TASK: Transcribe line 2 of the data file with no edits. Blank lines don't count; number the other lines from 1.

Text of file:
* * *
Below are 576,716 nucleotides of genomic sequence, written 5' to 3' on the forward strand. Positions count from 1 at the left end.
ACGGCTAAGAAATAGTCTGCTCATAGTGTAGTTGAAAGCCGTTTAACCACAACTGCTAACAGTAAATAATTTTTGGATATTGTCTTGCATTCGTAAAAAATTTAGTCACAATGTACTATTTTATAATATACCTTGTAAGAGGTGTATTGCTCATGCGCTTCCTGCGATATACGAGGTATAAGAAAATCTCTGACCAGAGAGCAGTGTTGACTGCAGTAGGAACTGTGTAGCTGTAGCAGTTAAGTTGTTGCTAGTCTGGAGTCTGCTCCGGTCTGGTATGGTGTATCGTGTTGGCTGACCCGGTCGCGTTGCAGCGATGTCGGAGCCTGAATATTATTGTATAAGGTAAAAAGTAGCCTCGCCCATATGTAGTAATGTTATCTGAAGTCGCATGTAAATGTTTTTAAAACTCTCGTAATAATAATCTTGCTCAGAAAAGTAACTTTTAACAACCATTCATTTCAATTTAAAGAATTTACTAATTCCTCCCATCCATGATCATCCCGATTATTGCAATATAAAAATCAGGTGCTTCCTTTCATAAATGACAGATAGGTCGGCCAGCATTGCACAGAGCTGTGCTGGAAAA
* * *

ACGGCTAAGAAATAGTCTGCTCATAGTGTAGTTGAAAGCCGTTTAACCACAACTGCTAACAGTAAATAATTTTTGGATATTGTCTTGCATTCGTAAAAAATTTAGTCACAATGTACTATTTTATAATATACCTTGTAAGAGGTGTATTGCTCATGCGCTTCCTGCGATATACGAGGTATAAGAAAATCTCTGACCAGAGAGCAGTGTTGACTGCAGTAGGAACTGTGTAGCTGTAGCAGTTAAGTTGTTGCTAGTCTGGAGTCTGCTCCGGTCTGGTATGGTGTATCGTGTTGGCTGACCCGGTCGCGTTGCAGCGATGTCGGAGCCTGAATATTATTGTATAAGGTAAAAAGTAGCCTCGCCCATATGTAGTAATGTTATCTGAAGTCGCATGTAAATGTTTTTAAAACTCTCGTAATAATAATCTTGCTCAGAAAAGTAACTTTTAACAACCATTCATTTCAATTTAAAGAATTTACTAATTCCTCCCATCCATGATCATCCCGATTATTGCAATATAAAAATCAGGTGCTTCCTTTCATAAATGACAGATAGGTCGGCCAGCATTGCACAGAGCTGTGCTGGAAAA